Joy Buolamwini was born in Edmonton, Alberta, Canada, to Ghanaian parents. Her mother was an artist and her father was completing his PhD in pharmaceutical sciences at the University of Alberta. She spent her early childhood in Ghana, coming to the United States at the age of four when her father accepted a post at the University of Mississippi. As part of her computer science undergraduate work at Georgia Tech, Buolamwini programmed a social robot to play peek-a-boo, but the robot had trouble recognizing her face. In the end, Buolamwini had to use the face of her white housemate to complete the assignment. Here was the problem with AI-powered facial detection software: it had difficulty recognizing dark-skinned faces. This realization inspired Buolamwini’s mission to create AI that is “equitable and accountable.”
Buolamwini is an expert on bias in computer algorithms — or what she calls the “coded gaze.” Facial detection software is created via machine learning techniques that incorporate training sets composed of different facial examples. However, if the sets aren’t diverse, faces that deviate from “the norm” are much harder to detect. Buolamwini’s research has uncovered racial and gender bias in AI services from companies like Microsoft, IBM, and Amazon. Yet despite these problems, the use of facial detection software is rapidly expanding into every corner of our society, from hiring to law enforcement. “Algorithmic bias, like human bias, results in unfairness. However, algorithms, like viruses, can spread bias on a massive scale at a rapid pace, ” she explains in her TED talk “How I'm Fighting Bias in Algorithms.”
A former U.S. Fulbright scholar to Zambia, Buolamwini holds two master’s degrees: one from the University of Oxford, where she was a Rhodes Scholar, and one from the Massachusetts Institute of Technology, where she is a PhD candidate and researcher at MIT’s Media Lab. Throughout her studies, Buolamwini has spearheaded a number of initiatives to fight algorithmic bias and expand opportunities for youth in technology. In 2016, she founded the Algorithmic Justice League, which raises awareness of AI bias and pushes policymakers and industry leaders to take action, including using AI training sets reflecting a more diverse society. In 2018, in partnership with the Georgetown Law Center on Privacy and Technology, Buolamwini launched the Safe Face Pledge to urge companies to publicly commit to mitigating the abuse of facial analysis technology, including banning the lethal use of such technology.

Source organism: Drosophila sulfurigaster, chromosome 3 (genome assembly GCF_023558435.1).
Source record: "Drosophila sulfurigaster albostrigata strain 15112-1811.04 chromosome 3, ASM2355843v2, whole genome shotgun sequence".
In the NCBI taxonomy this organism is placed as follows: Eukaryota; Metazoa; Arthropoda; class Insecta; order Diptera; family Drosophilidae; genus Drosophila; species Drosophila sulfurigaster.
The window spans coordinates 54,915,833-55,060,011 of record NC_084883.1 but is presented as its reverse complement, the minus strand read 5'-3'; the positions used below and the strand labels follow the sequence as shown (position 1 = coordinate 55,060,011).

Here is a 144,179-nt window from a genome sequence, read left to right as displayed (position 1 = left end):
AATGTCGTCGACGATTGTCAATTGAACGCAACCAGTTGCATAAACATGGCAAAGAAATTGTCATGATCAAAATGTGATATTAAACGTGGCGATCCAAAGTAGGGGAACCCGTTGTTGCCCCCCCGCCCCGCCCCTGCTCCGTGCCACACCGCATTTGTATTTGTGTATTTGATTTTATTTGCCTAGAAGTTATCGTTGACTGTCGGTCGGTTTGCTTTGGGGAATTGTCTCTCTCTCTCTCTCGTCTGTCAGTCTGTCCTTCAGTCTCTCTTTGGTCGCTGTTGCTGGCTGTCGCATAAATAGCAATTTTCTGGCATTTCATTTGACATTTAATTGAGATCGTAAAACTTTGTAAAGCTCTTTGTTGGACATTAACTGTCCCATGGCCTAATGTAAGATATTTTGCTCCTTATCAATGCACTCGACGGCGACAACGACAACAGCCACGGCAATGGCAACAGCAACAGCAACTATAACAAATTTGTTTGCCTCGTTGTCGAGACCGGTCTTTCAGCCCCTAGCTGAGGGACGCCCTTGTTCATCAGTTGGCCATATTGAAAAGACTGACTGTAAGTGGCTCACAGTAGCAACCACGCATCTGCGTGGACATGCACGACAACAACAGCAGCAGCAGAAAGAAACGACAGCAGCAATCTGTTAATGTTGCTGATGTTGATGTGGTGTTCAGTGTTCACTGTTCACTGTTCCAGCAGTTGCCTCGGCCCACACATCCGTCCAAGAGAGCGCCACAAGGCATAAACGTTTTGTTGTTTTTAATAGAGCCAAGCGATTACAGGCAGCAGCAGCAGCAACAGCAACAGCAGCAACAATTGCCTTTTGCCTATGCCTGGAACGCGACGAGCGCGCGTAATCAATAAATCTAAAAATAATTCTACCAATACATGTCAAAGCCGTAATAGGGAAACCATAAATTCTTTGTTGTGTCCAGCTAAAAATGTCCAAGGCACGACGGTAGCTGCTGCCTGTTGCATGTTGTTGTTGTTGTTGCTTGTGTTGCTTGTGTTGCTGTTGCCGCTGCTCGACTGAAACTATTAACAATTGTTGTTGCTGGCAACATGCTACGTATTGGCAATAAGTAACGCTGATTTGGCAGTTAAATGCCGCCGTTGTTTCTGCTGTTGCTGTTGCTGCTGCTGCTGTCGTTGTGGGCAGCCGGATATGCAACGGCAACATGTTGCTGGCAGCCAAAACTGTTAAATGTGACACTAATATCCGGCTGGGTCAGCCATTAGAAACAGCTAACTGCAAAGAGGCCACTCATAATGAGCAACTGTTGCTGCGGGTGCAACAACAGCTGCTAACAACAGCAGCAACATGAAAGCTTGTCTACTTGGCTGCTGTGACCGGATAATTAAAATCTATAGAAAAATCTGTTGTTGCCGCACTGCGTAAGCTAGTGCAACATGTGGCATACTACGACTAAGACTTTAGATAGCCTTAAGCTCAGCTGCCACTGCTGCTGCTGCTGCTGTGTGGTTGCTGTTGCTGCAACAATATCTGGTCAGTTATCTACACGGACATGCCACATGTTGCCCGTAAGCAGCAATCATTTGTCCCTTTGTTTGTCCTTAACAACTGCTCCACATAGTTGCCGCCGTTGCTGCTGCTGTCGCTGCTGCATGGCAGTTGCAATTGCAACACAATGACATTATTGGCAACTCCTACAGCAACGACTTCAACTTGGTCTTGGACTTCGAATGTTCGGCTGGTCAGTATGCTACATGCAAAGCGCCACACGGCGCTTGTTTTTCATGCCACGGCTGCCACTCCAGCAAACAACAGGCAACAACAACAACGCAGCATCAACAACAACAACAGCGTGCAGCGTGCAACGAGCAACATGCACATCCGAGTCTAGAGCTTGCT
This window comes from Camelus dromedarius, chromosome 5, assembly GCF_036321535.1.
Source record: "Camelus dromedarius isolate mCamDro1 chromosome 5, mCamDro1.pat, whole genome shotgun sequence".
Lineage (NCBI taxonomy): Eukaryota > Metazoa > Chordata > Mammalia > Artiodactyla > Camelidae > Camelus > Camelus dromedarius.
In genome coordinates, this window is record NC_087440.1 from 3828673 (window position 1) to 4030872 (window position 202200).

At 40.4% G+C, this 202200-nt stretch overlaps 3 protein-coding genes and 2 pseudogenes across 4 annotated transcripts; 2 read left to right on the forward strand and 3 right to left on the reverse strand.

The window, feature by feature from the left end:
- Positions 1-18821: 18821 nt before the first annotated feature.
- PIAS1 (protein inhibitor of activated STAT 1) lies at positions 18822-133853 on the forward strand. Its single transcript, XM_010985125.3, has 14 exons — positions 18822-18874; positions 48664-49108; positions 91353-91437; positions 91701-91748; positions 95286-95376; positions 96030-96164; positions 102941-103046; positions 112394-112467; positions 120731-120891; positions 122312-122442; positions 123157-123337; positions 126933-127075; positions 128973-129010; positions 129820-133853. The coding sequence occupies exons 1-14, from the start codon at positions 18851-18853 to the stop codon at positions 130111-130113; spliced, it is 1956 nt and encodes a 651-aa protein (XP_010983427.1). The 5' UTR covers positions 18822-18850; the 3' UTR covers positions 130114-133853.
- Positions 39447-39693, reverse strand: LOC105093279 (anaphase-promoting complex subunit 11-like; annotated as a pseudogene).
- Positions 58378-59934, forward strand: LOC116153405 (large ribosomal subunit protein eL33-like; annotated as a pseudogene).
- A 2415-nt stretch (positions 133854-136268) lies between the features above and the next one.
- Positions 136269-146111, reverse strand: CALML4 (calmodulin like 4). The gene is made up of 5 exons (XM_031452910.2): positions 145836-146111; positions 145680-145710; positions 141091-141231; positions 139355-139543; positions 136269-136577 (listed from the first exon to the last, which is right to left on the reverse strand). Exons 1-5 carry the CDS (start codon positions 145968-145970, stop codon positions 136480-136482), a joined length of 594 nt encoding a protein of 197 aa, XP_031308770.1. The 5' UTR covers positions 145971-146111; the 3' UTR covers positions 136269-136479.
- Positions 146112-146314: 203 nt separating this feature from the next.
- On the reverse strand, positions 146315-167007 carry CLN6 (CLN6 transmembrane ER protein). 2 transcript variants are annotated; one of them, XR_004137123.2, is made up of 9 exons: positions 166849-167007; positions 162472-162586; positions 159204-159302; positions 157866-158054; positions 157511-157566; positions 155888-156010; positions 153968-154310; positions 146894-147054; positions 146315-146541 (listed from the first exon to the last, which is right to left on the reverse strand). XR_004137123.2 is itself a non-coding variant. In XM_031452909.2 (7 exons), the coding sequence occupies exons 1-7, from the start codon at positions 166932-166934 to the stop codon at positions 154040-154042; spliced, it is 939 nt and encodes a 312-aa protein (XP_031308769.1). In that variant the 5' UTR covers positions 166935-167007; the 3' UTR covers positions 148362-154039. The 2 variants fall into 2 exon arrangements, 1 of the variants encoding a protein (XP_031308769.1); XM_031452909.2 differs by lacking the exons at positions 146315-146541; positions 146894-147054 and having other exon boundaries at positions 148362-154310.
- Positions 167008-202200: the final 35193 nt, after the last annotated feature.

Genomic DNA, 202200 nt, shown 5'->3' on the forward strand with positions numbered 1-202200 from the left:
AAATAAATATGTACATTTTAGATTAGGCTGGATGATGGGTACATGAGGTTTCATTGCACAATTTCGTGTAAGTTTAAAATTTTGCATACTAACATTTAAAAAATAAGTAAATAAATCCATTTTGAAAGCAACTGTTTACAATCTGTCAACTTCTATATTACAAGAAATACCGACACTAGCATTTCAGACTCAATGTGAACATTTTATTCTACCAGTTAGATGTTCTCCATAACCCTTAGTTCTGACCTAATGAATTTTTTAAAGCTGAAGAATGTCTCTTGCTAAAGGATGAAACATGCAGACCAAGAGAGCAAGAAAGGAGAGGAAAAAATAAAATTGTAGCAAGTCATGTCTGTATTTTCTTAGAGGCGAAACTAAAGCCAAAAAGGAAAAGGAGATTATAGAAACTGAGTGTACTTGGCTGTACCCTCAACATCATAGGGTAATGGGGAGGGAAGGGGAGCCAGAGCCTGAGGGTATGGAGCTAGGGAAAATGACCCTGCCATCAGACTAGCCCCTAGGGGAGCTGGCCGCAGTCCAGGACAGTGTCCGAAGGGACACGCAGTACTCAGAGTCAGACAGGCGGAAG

Buolamwini has presented her research on algorithmic bias at the United Nations and serves on the Global Tech Panel set up by the vice president of the European Commission. Her spoken word visual audit, “AI, Ain’t I a Woman?,” showing AI failures on the faces of iconic women such as Oprah Winfrey and Michelle Obama, has been included in a number of exhibitions. Named to the BBC’s list of “100 inspiring and influential women from around the world” in 2018, Buolamwini was tapped by Fortune as one of the “World’s 50 Greatest Leaders” the next year. In 2016, she won one of two grand prizes in the national Search for Hidden Figures contest, which aimed to identify the next generation of women leaders in science, technology, engineering, and math. Buolamwini describes herself like this: “I am a poet of code on a mission to show compassion through computation.”